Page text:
Scotland is a country that is part of the United Kingdom. It has its own parliament but it is not an independent country. There is a long and complicated history behind that, but let’s not go there.
The population of Scotland is nearly 5.5 million and more people with Scots heritage live in the US than in Scotland.
I have travelled to Scotland many times and in this post, I share some fun facts about Scotland which help you to learn more about Scottish culture, food and people.
1. Some Scots lived in caves until 100 years ago
Early humans lived in caves until 10,000 years ago, but this is not the case in Scotland. Some Scots didn’t give up on living in caves until 1915 when it was outlawed. Probably it became illegal to keep coastlines free from fires during World War 1. But, some evidence shows that 55 people were still living in caves in the 1917 government census.
2. Scotland has the highest proportion of redheads
Scotland has the most red-headed people in the world. 1 to 2 per cent of the world’s population has red hair, but not in Scotland.
The interesting fact about Scotland is that 13 per cent of its population is red-headed. A new study suggests that the number of Scots who carry the gene is even higher than this. This means that many people who don’t have red hair can still produce red-haired children.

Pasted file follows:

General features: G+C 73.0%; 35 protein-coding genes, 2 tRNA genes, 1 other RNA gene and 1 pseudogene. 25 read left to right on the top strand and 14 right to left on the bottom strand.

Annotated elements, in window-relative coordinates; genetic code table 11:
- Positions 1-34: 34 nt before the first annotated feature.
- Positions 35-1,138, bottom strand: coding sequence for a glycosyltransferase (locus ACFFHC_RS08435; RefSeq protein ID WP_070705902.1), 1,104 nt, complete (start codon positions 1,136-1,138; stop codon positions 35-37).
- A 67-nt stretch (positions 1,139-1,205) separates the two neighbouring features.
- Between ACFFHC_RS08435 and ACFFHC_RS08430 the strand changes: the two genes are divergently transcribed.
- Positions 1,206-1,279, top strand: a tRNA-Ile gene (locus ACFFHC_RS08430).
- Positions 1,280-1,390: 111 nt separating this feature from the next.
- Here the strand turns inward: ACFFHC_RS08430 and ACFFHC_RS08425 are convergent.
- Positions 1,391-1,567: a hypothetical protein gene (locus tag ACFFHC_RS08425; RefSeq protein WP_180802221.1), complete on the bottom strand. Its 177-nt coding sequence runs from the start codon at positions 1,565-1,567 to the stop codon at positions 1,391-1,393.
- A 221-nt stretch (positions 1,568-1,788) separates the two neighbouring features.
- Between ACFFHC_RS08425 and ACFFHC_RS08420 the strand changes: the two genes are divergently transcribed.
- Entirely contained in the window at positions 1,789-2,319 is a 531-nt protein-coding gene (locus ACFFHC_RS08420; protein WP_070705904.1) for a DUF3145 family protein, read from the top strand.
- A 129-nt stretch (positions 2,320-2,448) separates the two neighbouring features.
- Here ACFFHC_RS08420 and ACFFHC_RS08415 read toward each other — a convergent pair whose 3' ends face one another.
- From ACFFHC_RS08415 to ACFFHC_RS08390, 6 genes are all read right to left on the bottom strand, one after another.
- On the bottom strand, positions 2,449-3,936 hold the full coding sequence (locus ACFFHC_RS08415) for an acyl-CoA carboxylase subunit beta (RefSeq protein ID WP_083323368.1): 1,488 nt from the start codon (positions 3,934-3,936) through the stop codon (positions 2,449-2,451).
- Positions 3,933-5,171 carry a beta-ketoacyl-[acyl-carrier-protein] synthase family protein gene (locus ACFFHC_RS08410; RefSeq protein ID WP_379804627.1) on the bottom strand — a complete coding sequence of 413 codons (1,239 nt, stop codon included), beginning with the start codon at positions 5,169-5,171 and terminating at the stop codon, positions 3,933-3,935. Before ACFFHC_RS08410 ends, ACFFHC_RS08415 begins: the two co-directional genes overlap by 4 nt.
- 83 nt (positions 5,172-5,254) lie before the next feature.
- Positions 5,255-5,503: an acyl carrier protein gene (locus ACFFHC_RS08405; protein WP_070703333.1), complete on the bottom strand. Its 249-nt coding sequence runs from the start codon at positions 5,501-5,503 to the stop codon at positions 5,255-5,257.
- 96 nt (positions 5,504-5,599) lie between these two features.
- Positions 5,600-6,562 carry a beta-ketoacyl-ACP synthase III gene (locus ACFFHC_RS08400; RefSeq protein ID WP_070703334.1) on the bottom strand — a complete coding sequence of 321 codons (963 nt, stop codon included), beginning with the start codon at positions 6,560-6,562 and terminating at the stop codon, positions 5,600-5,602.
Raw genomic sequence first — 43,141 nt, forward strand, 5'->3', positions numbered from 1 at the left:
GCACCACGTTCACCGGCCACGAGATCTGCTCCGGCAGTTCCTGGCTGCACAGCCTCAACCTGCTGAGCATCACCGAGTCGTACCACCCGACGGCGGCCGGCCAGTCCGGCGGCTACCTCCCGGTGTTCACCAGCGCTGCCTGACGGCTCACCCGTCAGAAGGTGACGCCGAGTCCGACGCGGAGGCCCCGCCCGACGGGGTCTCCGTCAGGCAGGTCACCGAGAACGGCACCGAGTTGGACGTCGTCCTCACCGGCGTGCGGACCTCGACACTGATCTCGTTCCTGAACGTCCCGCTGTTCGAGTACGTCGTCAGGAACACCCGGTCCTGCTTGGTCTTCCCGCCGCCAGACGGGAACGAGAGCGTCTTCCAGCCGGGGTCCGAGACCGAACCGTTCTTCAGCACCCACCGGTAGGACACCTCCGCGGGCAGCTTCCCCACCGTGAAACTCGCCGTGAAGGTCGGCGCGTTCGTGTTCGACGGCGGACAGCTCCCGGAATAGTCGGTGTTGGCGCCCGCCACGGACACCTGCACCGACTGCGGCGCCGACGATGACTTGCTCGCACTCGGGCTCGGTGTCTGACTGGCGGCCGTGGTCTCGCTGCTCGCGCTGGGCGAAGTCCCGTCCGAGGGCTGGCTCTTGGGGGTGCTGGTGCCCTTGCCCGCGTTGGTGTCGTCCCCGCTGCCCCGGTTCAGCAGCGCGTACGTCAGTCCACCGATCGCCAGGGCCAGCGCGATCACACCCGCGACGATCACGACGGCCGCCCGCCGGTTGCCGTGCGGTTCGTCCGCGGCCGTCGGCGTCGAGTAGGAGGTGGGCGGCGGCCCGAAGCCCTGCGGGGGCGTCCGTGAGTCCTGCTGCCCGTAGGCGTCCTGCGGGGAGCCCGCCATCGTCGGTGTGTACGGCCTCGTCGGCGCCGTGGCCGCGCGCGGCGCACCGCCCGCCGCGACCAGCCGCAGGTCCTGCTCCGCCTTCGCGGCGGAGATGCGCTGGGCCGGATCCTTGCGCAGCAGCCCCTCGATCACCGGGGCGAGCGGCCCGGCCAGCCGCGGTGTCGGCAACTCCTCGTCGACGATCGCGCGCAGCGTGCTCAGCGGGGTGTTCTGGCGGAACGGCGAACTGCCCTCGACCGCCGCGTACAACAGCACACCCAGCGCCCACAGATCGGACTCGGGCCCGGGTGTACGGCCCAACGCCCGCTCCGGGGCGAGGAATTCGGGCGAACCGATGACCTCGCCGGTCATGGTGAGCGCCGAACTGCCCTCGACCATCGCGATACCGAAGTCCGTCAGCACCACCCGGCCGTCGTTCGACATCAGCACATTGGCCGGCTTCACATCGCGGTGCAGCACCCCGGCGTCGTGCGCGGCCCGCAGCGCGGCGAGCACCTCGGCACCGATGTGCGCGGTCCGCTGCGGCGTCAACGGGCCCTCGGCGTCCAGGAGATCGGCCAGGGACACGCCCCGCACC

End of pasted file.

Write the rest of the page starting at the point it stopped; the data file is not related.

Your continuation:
3. The world’s first colour photograph was taken in Scotland
Nowadays, nothing is easier than taking photos, we don’t even need a fancy camera as long as we have our phone with us. But did you know that the first colour photograph was produced by Scottish physicist James Clerk Maxwell in 1861? More than 160 years ago!
The photo was a tartan ribbon.
4. Scotland has approximately 800 islands
Scotland is made up of approximately 790 islands. While the number of inhabited islands has risen up in the last decade, there are still 660 uninhabited ones.
The largest Scottish island is Lewis and Harris and the most popular one is the Isle of Skye. The best way to visit Scottish islands is to take island hopping tours.
5. The world’s UFO capital is in Scotland
Scotland is home to some of the strangest places in the world. As an example, you can find some of the most haunted sites in Edinburgh, and just one hour drive from Edinburgh, there is a small town, called Bonnybridge.
This town has become the UFO capital of the world. Around 300 sightings of Unidentified Flying Objects are reported every year in Bonnybridge. So if you believe in things from out of this world, you should definitely check this town out.
6. The first city to have its own fire brigade was in Scotland
The history of the firefighter began in ancient Rome, and there has been significant improvement since then, but the first organised municipal fire brigade in the world was formed in 1824 in Edinburgh, the capital of Scotland.
7. The world’s commercial Shortest flight route
Loganair, a Scottish regional airline carries out the shortest commercial flight in the world.